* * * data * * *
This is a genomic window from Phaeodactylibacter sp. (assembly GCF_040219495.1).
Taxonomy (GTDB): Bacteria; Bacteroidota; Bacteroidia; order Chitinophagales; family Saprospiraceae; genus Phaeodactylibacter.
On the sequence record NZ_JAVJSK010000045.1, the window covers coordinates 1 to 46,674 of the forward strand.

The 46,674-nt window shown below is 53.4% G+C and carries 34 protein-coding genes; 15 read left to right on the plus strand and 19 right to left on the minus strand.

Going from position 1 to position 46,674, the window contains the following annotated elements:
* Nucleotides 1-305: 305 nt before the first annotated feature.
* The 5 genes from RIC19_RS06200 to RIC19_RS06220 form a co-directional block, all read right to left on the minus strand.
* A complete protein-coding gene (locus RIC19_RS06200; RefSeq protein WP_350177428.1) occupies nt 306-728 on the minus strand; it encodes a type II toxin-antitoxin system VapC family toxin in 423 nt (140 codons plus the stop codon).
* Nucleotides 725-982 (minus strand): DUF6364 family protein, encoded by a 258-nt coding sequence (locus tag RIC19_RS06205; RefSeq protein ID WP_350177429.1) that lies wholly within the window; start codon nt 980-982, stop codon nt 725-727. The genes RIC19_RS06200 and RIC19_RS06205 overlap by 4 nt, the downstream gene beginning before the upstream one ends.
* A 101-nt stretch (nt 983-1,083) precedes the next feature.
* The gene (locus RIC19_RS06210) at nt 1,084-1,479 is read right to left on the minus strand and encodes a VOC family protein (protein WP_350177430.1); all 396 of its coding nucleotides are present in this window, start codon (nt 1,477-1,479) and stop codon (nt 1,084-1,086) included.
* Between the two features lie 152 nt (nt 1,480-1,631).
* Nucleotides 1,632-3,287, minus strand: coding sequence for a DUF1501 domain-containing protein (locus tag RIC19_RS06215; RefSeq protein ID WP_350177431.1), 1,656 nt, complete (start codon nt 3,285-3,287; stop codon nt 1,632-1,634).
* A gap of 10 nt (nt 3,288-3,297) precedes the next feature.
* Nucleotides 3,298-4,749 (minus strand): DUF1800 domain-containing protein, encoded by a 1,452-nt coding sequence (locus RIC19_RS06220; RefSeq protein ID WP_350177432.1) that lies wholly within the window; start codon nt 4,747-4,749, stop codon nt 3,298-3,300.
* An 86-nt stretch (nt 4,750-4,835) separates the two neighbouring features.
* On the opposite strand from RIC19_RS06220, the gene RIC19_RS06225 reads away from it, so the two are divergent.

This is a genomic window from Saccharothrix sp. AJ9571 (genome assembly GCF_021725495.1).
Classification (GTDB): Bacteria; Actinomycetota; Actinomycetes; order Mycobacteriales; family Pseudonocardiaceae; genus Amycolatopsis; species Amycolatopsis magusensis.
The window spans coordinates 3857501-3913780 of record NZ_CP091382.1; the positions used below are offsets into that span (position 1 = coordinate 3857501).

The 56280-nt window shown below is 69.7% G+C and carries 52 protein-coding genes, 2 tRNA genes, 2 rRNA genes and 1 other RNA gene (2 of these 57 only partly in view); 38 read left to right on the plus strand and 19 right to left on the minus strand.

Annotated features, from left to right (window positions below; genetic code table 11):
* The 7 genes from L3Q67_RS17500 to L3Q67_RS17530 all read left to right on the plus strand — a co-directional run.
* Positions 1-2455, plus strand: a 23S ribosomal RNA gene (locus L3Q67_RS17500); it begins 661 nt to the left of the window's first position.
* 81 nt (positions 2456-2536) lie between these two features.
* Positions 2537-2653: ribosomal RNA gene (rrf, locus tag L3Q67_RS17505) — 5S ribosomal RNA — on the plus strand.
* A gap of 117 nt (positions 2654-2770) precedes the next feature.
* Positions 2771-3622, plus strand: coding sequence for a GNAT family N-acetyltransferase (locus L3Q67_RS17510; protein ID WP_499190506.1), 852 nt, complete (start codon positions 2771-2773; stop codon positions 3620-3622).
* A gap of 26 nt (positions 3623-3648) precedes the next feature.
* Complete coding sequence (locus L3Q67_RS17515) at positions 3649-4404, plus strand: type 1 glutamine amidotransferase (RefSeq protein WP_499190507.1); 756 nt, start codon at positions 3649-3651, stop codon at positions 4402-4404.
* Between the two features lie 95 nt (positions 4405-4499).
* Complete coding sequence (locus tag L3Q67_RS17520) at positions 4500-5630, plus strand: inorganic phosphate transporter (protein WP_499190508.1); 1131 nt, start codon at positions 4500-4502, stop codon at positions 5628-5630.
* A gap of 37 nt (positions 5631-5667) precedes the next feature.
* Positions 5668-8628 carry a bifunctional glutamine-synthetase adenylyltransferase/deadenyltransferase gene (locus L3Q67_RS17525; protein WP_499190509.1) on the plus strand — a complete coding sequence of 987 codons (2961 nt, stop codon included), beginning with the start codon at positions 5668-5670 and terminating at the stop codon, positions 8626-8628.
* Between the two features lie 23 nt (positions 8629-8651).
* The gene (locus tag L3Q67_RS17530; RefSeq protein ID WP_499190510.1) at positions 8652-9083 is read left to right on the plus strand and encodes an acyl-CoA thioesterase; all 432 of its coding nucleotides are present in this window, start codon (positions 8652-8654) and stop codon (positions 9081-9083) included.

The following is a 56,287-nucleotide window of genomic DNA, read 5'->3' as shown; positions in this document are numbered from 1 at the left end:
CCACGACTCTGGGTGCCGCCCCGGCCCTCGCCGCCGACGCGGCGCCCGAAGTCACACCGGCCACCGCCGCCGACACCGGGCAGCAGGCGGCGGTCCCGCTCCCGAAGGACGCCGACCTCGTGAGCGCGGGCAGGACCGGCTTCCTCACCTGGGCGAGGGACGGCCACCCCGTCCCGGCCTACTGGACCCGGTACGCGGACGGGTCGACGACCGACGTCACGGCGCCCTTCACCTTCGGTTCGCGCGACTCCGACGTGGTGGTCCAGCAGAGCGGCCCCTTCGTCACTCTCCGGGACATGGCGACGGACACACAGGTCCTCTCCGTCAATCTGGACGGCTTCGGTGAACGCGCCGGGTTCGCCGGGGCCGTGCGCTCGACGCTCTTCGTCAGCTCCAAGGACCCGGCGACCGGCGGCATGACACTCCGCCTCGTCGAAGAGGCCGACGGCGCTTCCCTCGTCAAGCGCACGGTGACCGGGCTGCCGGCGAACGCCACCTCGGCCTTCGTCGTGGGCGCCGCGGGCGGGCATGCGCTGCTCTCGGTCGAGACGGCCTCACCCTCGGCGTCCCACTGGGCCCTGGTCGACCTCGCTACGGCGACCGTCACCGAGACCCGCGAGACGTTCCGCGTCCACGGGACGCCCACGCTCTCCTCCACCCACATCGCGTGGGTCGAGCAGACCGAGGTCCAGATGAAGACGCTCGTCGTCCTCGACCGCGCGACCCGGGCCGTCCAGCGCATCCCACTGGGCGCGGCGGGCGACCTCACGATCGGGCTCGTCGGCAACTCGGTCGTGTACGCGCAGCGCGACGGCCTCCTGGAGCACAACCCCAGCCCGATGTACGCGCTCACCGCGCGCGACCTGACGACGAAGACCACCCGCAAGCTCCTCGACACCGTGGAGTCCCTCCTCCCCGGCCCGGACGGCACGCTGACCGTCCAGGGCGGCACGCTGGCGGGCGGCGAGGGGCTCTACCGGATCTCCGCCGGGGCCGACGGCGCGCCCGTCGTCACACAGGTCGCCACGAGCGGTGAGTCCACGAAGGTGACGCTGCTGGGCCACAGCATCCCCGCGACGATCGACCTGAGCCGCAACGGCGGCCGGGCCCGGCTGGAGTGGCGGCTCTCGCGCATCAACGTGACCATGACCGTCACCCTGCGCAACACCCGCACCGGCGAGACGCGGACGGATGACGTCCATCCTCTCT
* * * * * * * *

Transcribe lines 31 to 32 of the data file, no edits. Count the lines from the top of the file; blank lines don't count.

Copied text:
* Between the two features lie 95 nt (positions 4405-4499).
* Complete coding sequence (locus tag L3Q67_RS17520) at positions 4500-5630, plus strand: inorganic phosphate transporter (protein WP_499190508.1); 1131 nt, start codon at positions 4500-4502, stop codon at positions 5628-5630.